Genuinely one of the most chilling people I’ve ever met.

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#28 That's A Bit Extreme

I lived as a roommate to a sociopath. Originally I felt bad for her cause there was always someone out to get her and she claimed to be hurt by men multiple times. I believed her and felt really bad for her. She was very manipulative and she felt this need to get revenge on people as well.

The horrible part is that she works for a women's health centre where she has access to patient information. She claimed this classmate of hers from college harassed her which resulted in her taking in his information from her work where he went and using the information to call immigration on him and his family.

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#29 Monkey See, Money Do

My mother is the head of quite a dangerous psychiatric ward. I don't really know what she does now, but last time we spoke her job was to meet with people who had been incarcerated, do a full evaluation, then decide if they were fit to go back into society or into her ward.

The thing is, it's my mom that displayed so many qualities of a sociopath. She's the most manipulative person I have ever come across and incredibly stone cold. She always said once you turn 16, I'll kick you out because legally I'm no longer obliged to support you.

Sure enough, she did. I had seen her cheating on her third husband, so she'd turned everyone against me and kicked me out for good. Truthfully, I was too scared to say anything at the time.

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#30 Those Eyes

We've had many sociopaths through our unit in the 9 years I've been here. Only one truly sticks out for me though; a 40-something year old male with seemingly no psychosis to be noted when I met him. He was covered head to toe in tattoos with many being offensive.

I read into his history and he had worked as a bouncer and ended up throwing a 20 year old patron through a two story plate glass window to the sidewalk below.

When I met him, he was very non-verbal, but when he did speak, it was chilling. He's was the only person I've ever met that I was genuinely afraid of. I didn't like looking him in the eyes but made a point of it, so as not to show weakness. His eyes were entirely empty; it felt like you were looking into a soulless void, as cliche as that may sound. When he was angry, he didn't show it, he simply stared blankly at you which was more than unsettling.

I tried not to be too hard nosed with him, but we eventually found steady footing through mutual respect. He eventually left the ward and continued to physically hurt many more people while he was out.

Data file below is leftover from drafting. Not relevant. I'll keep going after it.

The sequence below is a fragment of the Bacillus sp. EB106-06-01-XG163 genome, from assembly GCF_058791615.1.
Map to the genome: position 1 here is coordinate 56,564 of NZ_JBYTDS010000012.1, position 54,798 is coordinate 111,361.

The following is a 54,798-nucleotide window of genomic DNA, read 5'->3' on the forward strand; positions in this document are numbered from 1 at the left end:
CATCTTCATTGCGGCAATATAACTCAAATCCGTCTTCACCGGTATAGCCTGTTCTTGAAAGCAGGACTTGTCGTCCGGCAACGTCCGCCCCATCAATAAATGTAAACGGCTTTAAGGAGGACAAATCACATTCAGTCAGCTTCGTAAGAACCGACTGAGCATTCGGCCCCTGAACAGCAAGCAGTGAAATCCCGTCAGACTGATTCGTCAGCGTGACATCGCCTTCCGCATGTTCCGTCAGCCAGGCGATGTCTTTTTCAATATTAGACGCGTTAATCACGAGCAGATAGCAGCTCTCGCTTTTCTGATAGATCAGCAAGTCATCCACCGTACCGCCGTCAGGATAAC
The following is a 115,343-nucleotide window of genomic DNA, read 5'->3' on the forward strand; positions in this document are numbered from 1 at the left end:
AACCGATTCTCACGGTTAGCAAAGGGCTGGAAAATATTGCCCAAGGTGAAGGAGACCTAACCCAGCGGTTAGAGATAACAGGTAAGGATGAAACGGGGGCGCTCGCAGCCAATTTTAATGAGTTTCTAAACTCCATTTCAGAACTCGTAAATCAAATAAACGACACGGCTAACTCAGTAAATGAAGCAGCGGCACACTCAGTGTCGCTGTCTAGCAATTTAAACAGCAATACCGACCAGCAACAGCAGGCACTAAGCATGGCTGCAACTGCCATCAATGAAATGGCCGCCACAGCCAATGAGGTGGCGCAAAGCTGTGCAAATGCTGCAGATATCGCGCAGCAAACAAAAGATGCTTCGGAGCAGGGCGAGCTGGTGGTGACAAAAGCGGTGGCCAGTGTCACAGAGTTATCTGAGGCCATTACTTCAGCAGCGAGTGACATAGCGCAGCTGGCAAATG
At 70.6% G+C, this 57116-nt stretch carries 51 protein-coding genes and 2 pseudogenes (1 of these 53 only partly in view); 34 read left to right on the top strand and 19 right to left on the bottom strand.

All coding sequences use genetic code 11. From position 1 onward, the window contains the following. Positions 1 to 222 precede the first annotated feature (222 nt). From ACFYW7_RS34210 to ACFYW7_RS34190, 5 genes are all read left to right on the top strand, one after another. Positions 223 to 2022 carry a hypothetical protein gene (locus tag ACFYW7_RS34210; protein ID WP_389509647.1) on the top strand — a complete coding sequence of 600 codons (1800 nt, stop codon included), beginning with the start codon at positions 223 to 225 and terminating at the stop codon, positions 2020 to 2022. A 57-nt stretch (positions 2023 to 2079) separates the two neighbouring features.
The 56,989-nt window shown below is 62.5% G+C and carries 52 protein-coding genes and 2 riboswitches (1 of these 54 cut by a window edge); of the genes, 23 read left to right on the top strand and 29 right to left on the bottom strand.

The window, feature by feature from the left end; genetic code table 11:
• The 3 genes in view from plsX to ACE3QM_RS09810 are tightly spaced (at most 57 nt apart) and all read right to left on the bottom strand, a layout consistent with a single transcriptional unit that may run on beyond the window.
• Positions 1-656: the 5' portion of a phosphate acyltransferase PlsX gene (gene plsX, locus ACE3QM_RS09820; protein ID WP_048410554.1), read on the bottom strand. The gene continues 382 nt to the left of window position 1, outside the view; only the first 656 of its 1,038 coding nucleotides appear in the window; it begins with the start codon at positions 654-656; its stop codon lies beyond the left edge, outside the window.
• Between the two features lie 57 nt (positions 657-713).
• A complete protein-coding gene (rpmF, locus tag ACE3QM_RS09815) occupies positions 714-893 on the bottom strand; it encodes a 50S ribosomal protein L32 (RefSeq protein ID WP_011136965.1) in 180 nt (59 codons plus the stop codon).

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You may or may not be surprised to learn that many folks in leadership positions at large companies often haveantisocial personality disorder. It just happens that their symptoms manifest in different ways. It's not easy getting to the top - so it's to their advantage to not feel empathy for those they stomped on on the way up.

Of course, please don't take this as meaning that all organizational leaders are sociopaths - it's just a lot more frequent there than with people who hold lower level positions.


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#32 It's More Than A Feeling

You know how you can tell a fake plant from a real one by feeling its leaves or petals? It's hard to describe, but treating a sociopath is kind of like that.

There's something different and some kind of vitality and connection missing. It's usually very subtle. It's different from people who've been traumatized and are a little dissociated. It's different from psychosis where the person is very disconnected from reality. The person looks and seems like everyone else, but as you go along you get an odd feeling.

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#33 Don't Cross Me

He showed up to meet me with a red face of rage and all he wanted to talk about was himself and how he would get vengeance over the people that crossed him.

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#34 Are You Getting Played?

When he tried to con me on the first visit. Sociopaths think that they are entitled to their cons, and don't realize how transparent they are. Trust your gut: if it feels like you're getting played, you probably are.

#35 What Prize

A younger kid I worked with was placed into a facility after trying to harm the family dog again and had already injured his newborn brother. He told his roommate in the facility that if they hurt someone, they would earn a magical prize.

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#36 Teacher Sees It

One of my students in dissection class is constantly in other people's personal space. He also asks a lot of odd questions. He's very concerned with the inner workings of bodies. What eventually got to me was that he wanted to rip all of the organs and our rats apart with his bare hands. Kind of gives me the creeps.